Nicolas Vitale
  • E-mail :[email]
  • Phone : +33 3 88 45 67 12
  • Location : Strasbourg, France
Last update 2013-06-05 10:49:15.775

Nicolas Vitale PhD in Neurosciences and Cell biology

Course and current status

SCIENTIFIC CURSUS

- From 2010: Editor Scientific Reports

 From 2006: DR2 INSERM.

Editorial Board member of the Journal of Biological Chemistry, Frontiers in Neuroendocrine Sciences and Current Chemical Biology.

- 2003 : HRD Université Louis Pasteur de Strasbourg.

- 1997 : CR2 INSERM at the U-338 INSERM (Dir. Dominique Aunis)

- 1997-1995 : postdoctoral position in the Pulmonary-Critical Care Medicine Branch, National Heart, Lung and Blood Institute of the National Institute of Health à Bethesda (Dir. Joel Moss). Fellowship INSERM, then Fogarty.

- 1994-1992 : PhD under the supervision of Marie-France Bader. Teaching at the Faculty of Medicine of Strasbourg.

 

PRIZES

1997-1998: Best posters at two Keystone Symposia (USA)

1998: FARE award, National Institutes of Health, Bethesda, Maryland (USA).

2003: Best communication at the EMBO workshop, Cargèse (France).

2007: Prize from the "Fédération pour la Recherche Médicale".

2008 : Prize Guy Ourisson, from the Cercle Gutenberg.

 

GRANTS

PI on an ANR-Blanc (2005-2008)

PI on an ARC grant (2007-2009)

FRM prix région Alsace (2007)

PI on an ANR-Blanc (2009-2011)

Scientific summary

Cells control very precisely their three-dimensional organization and to do so, they have developed specialized subcellular compartments. For instance, vesicular structures assure the transport of specific molecules from one part of the cell to another. To maintain cellular homeostasis, the distribution and composition of these structures are very tightly regulated. Hence, most cellular activities including cell communication, defense and migration involve vesicular trafficking steps, which end by the fusion of distinct membrane compartments. Despite a fundamental mechanism that appears very similar (i.e. the fusion between two lipid bi-layers), the kinetics and spatial and temporal regulation of these different processes vary greatly (from milliseconds for neurotransmitter release to minutes for phagocytosis), arguing for essential differences in the underlying mechanisms.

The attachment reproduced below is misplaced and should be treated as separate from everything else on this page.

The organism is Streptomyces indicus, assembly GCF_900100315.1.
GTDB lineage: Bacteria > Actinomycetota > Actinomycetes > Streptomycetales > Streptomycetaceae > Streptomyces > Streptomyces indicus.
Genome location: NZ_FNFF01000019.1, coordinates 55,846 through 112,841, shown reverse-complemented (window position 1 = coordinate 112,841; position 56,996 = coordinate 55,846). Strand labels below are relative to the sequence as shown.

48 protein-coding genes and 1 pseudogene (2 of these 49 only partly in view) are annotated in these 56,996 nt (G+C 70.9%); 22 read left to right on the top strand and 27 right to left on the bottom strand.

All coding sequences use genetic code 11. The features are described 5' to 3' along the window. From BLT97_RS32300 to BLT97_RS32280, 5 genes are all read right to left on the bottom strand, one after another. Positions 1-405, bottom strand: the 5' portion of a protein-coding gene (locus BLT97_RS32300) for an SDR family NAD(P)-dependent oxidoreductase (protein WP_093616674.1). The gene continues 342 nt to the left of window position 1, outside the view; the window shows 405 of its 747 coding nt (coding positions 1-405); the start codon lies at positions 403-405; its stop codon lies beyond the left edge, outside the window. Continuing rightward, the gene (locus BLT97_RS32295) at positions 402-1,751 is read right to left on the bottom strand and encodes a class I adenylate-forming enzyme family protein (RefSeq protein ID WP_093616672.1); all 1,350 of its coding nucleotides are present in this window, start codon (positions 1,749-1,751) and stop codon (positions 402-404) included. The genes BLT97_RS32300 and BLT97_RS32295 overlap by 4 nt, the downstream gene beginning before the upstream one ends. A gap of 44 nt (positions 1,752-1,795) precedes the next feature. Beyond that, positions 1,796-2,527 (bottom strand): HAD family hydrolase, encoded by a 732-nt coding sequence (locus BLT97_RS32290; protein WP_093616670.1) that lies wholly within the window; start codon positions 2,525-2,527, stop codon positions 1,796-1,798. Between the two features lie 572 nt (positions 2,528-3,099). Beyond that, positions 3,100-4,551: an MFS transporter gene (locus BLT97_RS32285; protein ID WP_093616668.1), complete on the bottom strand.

To date, most of our knowledge of the molecular machinery underlying membrane fusion is related to proteins. For instance, SNAREs and accessory proteins have been found to be critical for pulling membranes together and rendering them fusion competent (Jahn and Scheller, 2006). Because membrane fusion involves above all merging of two membranes it appears likely that lipids are essential partners for proteins in the basic fusogenic machinery (for review see Zeniou-Meyer et al., 2006). On the other hand, the membrane lipid organization and the signaling lipids required for the late stages of membrane fusion remain poorly understood.

Phosphatidic acid (PA) synthesized by phospholipase D (PLD) appears an attractive candidate to promote membrane fusion because PA is a multifunctional lipid that has been proposed to serve as a protein attachment site (Liscovitch et al., 2000), to activate selected enzymes (Honda et al., 1999) and lastly to alter membrane curvature (Koojman et al., 2005), all of which are of particular interest in the context of vesicular trafficking and membrane fusion. However up to recently, most studies focusing on the role of lipids in membrane fusion have used in vitro assays.

In support of the hypothesis that PA is critical to membrane fusion, PLD enzymes are generally located on membranes undergoing active fusion (for review Zeniou-Meyer et al., 2006). Accordingly, several recent functional studies based on the use of inhibitors, dominant-negative mutants and RNA interference support a role for PLD in membrane fusion (for review see Bader and Vitale, 2008). Funded by previous ANR grants, we have demonstrated that PA synthesis by PLD is critical for membrane fusion in different cellular processes and cell types (Wasselle et al., 2005; Corrotte et al., 2006; Zeniou-Meyer et al., 2007, Diesse et al., 2008). In addition, we have shown that the SNARE protein Syntaxin-1 requires binding to PA to promote secretory granule exocytosis (Lam et al., 2008), in line with the idea that changes in membrane topology induced by the local accumulation of PA at the vesicle docking site act synergistically with SNARE proteins to promote membrane fusion. In agreement with the general concept of PA-driven membrane fusion, PA has been also recently shown to be critical for membrane fusion of intracellular organelles such as mitochondria and the Golgi apparatus (Choi et al., 2006; Yang et al., 2008). These different observations suggest that among the fusogenic lipids PA plays a prominent role in various membrane fusion events. Hence we are now testing the hypothesis that regulation of PA levels at the vesicular docking sites may represent part of the mechanisms by which cells control the extent, location and kinetics of fusion processes.

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